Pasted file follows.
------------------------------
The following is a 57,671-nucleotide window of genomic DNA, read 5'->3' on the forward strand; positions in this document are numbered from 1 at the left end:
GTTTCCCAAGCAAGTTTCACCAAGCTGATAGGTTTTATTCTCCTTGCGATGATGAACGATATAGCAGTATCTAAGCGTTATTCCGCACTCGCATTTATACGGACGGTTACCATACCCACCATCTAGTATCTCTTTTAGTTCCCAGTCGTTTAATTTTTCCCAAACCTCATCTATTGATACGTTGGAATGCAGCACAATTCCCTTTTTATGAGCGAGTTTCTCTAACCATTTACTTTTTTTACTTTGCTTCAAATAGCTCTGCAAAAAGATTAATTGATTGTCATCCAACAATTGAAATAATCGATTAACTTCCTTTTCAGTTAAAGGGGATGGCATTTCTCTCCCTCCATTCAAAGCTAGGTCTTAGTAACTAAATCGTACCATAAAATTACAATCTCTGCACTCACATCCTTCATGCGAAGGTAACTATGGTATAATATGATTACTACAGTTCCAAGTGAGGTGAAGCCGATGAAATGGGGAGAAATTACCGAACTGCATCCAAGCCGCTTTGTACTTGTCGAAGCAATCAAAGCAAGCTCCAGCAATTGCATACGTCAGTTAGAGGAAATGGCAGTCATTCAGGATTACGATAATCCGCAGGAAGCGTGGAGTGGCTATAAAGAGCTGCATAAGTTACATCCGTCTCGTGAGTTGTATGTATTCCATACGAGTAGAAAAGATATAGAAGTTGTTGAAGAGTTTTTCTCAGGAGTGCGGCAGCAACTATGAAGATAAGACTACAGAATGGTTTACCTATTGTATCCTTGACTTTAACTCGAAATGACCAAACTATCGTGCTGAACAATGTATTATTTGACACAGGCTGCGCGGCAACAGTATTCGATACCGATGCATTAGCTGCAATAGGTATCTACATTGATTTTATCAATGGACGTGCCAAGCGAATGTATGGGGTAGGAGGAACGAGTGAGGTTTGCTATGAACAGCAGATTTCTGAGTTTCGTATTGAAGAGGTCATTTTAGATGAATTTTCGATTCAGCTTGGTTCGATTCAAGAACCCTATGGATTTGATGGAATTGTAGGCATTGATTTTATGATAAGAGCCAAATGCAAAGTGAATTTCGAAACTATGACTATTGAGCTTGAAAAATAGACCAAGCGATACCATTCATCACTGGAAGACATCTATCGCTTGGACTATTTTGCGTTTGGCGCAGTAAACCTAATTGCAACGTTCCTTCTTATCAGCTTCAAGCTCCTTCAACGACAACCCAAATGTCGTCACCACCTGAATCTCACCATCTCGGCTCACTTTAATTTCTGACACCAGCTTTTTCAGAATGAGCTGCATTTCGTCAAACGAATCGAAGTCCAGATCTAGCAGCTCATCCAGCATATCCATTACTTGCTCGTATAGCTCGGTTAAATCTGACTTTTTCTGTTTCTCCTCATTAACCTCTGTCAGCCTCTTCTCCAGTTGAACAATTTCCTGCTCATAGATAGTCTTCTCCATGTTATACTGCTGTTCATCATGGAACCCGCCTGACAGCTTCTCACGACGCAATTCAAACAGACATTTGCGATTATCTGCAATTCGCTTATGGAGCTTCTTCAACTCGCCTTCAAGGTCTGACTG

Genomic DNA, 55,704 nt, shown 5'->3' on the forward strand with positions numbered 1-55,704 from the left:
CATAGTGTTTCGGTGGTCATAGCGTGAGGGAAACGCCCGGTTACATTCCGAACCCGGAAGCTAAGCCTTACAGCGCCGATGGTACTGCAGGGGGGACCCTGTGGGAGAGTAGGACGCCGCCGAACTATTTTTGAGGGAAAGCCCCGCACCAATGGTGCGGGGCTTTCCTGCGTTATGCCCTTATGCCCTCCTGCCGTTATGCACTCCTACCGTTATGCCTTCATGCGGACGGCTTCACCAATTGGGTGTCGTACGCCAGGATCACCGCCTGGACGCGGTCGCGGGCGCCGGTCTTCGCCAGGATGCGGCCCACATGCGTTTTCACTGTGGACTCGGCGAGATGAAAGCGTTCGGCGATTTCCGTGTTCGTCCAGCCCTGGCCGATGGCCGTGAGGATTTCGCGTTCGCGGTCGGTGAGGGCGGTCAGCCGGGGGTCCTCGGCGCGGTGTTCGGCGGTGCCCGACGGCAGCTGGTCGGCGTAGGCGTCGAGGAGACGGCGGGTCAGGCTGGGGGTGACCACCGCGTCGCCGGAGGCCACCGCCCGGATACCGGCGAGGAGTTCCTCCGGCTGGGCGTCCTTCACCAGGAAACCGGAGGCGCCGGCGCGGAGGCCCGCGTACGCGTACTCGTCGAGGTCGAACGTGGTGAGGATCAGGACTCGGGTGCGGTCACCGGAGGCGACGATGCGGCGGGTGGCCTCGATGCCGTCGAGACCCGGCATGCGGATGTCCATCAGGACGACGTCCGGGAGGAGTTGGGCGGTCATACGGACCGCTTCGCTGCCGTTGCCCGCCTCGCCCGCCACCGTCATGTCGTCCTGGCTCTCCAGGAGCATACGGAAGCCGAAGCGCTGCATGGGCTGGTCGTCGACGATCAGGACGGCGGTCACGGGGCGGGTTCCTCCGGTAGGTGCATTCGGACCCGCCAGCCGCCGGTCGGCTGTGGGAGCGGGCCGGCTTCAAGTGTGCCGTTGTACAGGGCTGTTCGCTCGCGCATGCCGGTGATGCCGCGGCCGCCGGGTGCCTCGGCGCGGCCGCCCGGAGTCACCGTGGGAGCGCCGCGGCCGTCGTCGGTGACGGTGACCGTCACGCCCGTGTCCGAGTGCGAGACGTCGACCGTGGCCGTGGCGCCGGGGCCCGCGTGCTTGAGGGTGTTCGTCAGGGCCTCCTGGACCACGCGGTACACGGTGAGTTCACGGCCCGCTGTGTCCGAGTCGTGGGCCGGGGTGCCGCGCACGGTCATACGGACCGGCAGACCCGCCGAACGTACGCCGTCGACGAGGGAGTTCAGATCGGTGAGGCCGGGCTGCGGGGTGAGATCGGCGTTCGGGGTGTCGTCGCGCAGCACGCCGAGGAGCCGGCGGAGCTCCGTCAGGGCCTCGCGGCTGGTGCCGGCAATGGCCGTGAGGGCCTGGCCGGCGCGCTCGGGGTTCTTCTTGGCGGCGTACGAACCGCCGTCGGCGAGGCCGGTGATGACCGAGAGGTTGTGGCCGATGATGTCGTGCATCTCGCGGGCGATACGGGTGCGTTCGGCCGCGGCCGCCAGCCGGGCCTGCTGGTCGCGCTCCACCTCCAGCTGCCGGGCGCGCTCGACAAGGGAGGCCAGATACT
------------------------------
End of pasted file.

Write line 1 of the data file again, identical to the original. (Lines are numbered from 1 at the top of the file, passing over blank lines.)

The following is a 57,671-nucleotide window of genomic DNA, read 5'->3' on the forward strand; positions in this document are numbered from 1 at the left end: